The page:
I’m restless – one moment watching (not really) “Battle: Los Angeles” and the next absorbing Anthony Bourdain’s new show on CNN. Walking Truman through the streets of Old Town Alexandria in the morning, then dodging “Rolling Thunder” riders in Arlington during an early evening jog. Doing some work in the home office, then reading through an edition of The Washington Post as bland as a bowl of Cream of Wheat. Avoiding the televised Memorial Day concert on the National Mall at all costs.
I get this way two times out of the year – around April 14th and Memorial Day. It’s terrible for the wife – I mostly want to keep to myself, stay busy, cross off a few things from my weekend “to-do” list. I’m task-oriented. Says so on my resume.
I stay awake late, sifting through details of missions and patrols from years past, some funny moments, a few close calls and one awful day. Anger becomes guilt, indifference, helplessness, then back again. A kaleidoscope of emotions turns, yet the one constant is that I don’t want to talk about my feelings with anyone. Not one word, to any … fucking … body. And that might be half the problem these days.
So says author and filmmaker Sebastian Junger, who wrote the book on which “The Perfect Storm” movie was based and co-directed the excellent documentary “Restrepo” about a U.S. Army infantry company fighting for its life in Afghanistan’s restive Korengal Valley. In a column in the aforementioned flavorless edition of the Post, Junger wrote a must-read editorial headlined, “U.S. veterans need to share the moral burden of war.” One notable excerpt:
“… the obscenity of war is not diminished when that conflict is righteous or necessary or noble. And when soldiers come home spiritually polluted by the killing that they committed, or even just witnessed, many hope that their country will share the moral responsibility of such a grave event.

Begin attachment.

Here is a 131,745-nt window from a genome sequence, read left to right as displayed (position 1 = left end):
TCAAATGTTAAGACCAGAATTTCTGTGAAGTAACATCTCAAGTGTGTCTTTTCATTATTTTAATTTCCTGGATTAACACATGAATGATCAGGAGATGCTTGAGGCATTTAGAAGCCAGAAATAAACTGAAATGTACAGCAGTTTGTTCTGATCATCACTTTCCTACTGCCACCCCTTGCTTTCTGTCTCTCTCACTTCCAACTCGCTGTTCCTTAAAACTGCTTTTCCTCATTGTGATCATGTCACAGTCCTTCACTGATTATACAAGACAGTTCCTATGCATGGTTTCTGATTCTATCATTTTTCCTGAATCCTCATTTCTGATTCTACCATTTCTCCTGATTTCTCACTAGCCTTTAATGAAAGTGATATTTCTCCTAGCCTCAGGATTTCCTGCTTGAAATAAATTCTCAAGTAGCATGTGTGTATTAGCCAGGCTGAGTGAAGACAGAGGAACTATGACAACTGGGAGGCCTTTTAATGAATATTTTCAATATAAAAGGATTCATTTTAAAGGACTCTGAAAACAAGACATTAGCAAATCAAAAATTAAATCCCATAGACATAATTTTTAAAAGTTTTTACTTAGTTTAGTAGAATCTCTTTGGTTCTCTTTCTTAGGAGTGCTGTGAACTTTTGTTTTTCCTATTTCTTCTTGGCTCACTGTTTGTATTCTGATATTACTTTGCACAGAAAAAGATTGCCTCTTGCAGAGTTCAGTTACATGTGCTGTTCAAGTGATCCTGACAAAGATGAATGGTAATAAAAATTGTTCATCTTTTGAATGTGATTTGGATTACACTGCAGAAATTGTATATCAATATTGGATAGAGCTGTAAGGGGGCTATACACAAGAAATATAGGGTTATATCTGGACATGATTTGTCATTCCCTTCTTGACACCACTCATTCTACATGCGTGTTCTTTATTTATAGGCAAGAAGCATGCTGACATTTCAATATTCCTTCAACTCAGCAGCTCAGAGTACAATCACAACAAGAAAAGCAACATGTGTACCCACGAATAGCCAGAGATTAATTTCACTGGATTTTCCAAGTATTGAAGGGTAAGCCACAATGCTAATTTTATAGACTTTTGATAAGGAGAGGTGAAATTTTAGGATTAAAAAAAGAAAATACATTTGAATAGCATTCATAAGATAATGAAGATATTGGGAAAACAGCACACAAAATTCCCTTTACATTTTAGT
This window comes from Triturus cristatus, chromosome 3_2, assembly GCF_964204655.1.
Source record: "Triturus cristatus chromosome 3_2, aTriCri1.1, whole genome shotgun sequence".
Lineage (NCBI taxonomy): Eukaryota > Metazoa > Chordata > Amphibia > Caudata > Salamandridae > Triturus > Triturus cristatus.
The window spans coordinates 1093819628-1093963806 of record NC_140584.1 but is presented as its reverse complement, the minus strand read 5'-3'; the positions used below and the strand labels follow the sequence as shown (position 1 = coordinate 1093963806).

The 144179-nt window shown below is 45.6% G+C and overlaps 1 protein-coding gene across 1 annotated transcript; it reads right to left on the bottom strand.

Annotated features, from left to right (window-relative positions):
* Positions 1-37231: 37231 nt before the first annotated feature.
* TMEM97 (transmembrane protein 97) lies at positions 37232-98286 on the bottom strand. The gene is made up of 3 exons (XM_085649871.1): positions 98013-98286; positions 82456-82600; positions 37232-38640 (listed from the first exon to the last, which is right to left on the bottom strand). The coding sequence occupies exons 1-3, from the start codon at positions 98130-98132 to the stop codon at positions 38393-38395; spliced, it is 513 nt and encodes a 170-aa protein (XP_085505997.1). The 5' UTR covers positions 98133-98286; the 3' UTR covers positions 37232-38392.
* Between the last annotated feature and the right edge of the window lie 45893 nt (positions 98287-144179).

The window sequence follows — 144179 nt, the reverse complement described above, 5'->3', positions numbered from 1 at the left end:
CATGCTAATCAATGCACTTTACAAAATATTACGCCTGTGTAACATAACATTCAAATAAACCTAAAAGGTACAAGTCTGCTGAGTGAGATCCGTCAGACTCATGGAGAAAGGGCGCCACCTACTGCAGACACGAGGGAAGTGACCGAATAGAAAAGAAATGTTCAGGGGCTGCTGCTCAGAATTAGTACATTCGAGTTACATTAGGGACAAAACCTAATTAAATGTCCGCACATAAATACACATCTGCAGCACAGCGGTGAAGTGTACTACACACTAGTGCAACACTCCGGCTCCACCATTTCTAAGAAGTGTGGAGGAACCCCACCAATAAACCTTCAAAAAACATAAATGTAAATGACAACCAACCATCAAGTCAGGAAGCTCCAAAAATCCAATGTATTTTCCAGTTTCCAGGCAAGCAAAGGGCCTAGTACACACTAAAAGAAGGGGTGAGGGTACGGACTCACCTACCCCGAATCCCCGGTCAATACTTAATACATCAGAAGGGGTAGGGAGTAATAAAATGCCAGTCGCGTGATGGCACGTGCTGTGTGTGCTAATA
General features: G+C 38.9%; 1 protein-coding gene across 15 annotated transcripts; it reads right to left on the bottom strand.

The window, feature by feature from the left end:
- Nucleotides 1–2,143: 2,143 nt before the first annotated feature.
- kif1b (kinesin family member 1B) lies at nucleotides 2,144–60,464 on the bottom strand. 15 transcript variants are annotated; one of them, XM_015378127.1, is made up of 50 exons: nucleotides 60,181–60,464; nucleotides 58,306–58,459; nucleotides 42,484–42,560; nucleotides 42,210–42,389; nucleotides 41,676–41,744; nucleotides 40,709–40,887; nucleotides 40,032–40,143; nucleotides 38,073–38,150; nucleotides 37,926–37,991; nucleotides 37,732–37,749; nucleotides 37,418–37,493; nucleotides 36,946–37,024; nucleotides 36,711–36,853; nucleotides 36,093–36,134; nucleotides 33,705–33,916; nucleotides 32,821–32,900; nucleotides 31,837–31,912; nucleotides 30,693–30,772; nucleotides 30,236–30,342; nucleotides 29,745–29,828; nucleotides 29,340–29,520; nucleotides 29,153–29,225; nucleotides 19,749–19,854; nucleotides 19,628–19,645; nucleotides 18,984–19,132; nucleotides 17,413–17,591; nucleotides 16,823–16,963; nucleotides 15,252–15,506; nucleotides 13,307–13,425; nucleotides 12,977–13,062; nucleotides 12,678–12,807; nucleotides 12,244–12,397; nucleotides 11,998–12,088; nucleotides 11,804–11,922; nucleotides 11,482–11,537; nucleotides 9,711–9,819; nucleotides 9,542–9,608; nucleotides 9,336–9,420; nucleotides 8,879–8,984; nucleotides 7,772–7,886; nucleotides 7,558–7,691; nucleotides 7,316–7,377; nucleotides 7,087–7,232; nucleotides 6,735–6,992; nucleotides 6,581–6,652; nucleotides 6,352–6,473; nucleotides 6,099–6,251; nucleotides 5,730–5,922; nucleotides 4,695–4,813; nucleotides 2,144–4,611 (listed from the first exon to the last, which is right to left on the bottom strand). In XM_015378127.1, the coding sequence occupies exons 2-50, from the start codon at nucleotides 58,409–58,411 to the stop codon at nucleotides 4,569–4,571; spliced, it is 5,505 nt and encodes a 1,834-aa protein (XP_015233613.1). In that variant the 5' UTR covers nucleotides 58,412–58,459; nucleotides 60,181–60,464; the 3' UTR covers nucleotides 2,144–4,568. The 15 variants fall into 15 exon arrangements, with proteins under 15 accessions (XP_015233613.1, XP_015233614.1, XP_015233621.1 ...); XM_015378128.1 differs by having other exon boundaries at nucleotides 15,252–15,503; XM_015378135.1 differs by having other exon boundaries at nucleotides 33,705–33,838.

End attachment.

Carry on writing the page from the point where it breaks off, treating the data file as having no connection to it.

“Their country doesn’t. Liberals often say that it’s not their problem because they opposed the war. Conservatives tend to call soldiers ‘heroes’ and pat them on the back. Neither response is honest or helpful.”
Aside from post-traumatic stress disorder, suicide, drug and alcohol abuse, and a high likelihood of ending up in prison, Junger warns that the cultural divide between America’s warriors and their nation is widening, a far cry from World War II, the Korean War or the Vietnam War, when practically everyone in America knew someone who was fighting, wounded, killed, or at least had gotten drafted and was in the rear sipping hot coffee. It was probably difficult to find a home without a blue star banner hanging in a window – denoting a family member who was fighting overseas. As my friend Chris mentioned to me recently, everyone had skin in the game.
Roughly 1% of Americans deployed in support of either Operation Iraqi Freedom or Enduring Freedom. This is not an angry veteran screed; this is just fact.
To bridge this unhealthy cultural divide, Junger suggests that vets should open up more about their experiences in war, essentially therapy in storytelling. This could serve as a catharsis for them, he writes, while also allowing people back home the opportunity to better understand the war that was fought in their name, warts and all. (Editor’s note: Among those may fit this category is my little brother Garrett Anderson, a veteran of the Battle of Fallujah who is making a documentary about his experiences and his peers’ efforts to reintegrate into society. He was recently featured on “60 Minutes.”)
Easier said than done, but doable even among the strong but silent types who find themselves in uniform. A while ago, I was having beers with the Jiminy Cricket of my Marine Corps life, a tough former boxer I’ll call Boom-Boom. He told me about the weekend rides he took up and down scenic Pacific Coast Highway on his Harley, and the different kinds of people he met along the way – pudgy Orange County professionals in Tommy Bahama shirts cradling Blackberries, surfers in boardshorts and Rainbow sandals, beach bums without a care in the world.
Inevitably, these new acquaintances discovered he was a Marine who had gone to war. The question would pop up: “What was it like?”
Rather than sulk and stare angrily at the foam on his beer, he did something extraordinary: he talked with them, explained his perspective, told them what it was like.
They did something extraordinary, too: they listened.
For Matt Lynch, John Maloney, Chris Perez, Micah Gifford, Ricky Nelson, Dean Opicka, Adam Benjamin and Ergin Osman. RIP.